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Download links and information about Brave by Sascha Funke. This album was released in 2003 and it belongs to Ambient, Electronica, House, Techno, Dancefloor, Dance Pop genres. It contains 11 tracks with total duration of 01:02:18 minutes.

Artist: Sascha Funke
Release date: 2003
Genre: Ambient, Electronica, House, Techno, Dancefloor, Dance Pop
Tracks: 11
Duration: 01:02:18
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No. Title Length
1. Now You Know 5:02
2. I Just Can't Wait to See You 4:58
3. Forms & Shapes (featuring Fritz Kalkbrenner) 4:58
4. Strassentanz 4:47
5. Brave 5:37
6. Twingo 5:09
7. Soso 4:42
8. 3:1 Fuer Die Liebe 4:46
9. Quiet Please 4:58
10. Semi 4:51
11. Hallo & Hurra 12:30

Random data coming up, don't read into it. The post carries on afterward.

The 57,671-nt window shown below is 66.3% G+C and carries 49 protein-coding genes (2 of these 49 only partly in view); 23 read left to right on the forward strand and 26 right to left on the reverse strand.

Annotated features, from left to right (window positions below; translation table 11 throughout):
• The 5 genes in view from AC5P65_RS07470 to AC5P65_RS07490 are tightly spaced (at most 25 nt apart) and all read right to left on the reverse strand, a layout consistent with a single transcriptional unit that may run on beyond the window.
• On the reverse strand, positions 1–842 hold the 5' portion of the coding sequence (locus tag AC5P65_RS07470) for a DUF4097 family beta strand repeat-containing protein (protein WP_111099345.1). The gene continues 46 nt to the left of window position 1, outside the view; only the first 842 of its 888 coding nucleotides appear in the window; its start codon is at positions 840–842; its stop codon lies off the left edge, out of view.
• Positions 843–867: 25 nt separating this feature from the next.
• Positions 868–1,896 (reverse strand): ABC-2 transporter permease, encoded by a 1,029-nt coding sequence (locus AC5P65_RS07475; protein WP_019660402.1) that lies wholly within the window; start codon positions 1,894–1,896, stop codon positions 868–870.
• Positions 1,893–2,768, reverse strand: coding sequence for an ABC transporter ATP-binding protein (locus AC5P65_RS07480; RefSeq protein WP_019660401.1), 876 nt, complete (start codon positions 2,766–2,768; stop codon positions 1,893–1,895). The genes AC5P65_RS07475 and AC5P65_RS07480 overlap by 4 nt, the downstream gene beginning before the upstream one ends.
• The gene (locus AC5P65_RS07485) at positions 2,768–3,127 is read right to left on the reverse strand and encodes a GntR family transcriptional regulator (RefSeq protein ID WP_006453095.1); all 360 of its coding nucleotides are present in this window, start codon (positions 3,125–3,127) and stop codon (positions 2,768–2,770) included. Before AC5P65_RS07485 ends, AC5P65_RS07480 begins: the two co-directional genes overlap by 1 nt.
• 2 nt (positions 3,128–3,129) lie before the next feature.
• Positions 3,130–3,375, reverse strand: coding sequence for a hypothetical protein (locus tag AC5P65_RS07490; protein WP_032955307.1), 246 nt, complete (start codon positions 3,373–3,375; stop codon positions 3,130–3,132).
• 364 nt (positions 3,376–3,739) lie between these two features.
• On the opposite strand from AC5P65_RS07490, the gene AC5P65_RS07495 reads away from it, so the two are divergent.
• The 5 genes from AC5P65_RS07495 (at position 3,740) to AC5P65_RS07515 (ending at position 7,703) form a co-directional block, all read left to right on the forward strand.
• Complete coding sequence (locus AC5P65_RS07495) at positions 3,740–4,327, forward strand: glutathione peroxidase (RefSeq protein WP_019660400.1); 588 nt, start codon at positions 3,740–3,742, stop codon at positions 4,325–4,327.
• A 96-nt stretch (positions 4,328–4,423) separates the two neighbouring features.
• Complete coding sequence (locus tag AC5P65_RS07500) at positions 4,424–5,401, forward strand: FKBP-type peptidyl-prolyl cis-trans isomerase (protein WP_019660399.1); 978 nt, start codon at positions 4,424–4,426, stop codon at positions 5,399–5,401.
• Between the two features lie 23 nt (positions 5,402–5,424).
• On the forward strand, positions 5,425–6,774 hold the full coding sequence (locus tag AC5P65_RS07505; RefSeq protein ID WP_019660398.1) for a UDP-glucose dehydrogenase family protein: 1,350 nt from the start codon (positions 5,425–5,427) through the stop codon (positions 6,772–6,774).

Since making the full transition from Cologne's Kompakt to Berlin's BPitch Control, Sascha Funke's productions found a way to become a little noisier and a lot more pop-oriented at the same time. Funke's trio of 12s for the then young Kompakt helped define the sect of that label that thrived on warm, clean, uncluttered productions. When he switched over to BPitch — where he made his biggest splash of all, with a magnificent 2001 cover of Bros.' "When Will I Be Famous?" — he fell into that label's reputation for more aggressive sounds and began to leave a significant impact on a second label. Bravo, Funke's overdue full-length debut, is a hodgepodge of old and new material that plays to the producer's two primary strengths — full-bodied arrangements that balance abrasion and comfort, and his love of dance-pop, regardless of whatever scene it can be shoehorned into. The two tracks with vocalist Fritz Kalkbrenner are unsurprisingly two of the most emotional; while not quite as lyrically focused as Pet Shop Boys (one of Funke's favorites), "Now You Know" and "Forms and Shapes" are as suited for the bedroom as they are tailored for the club. One of the most compelling features of the album is the tension between minimal-minded techno and progressive house. Funke never seems to commit one way or another, but it's no matter — it helps create a sound of his own that can appeal to followers of both stripes. Those who prefer the Kompakt-era material (none of which is reprised here) will be made most happy with "Quiet Please," a track where the open spaces between the notes are as important as the shimmers of keyboard. The only full-on mishap is "3:1 für die Liebe," a sentimental track that samples everyone's least favorite Cheap Trick single and, in the process, comes off as an outtake from the Jerry Maguire score. Other than that, it's an excellent album from one of Germany's most consistent producers.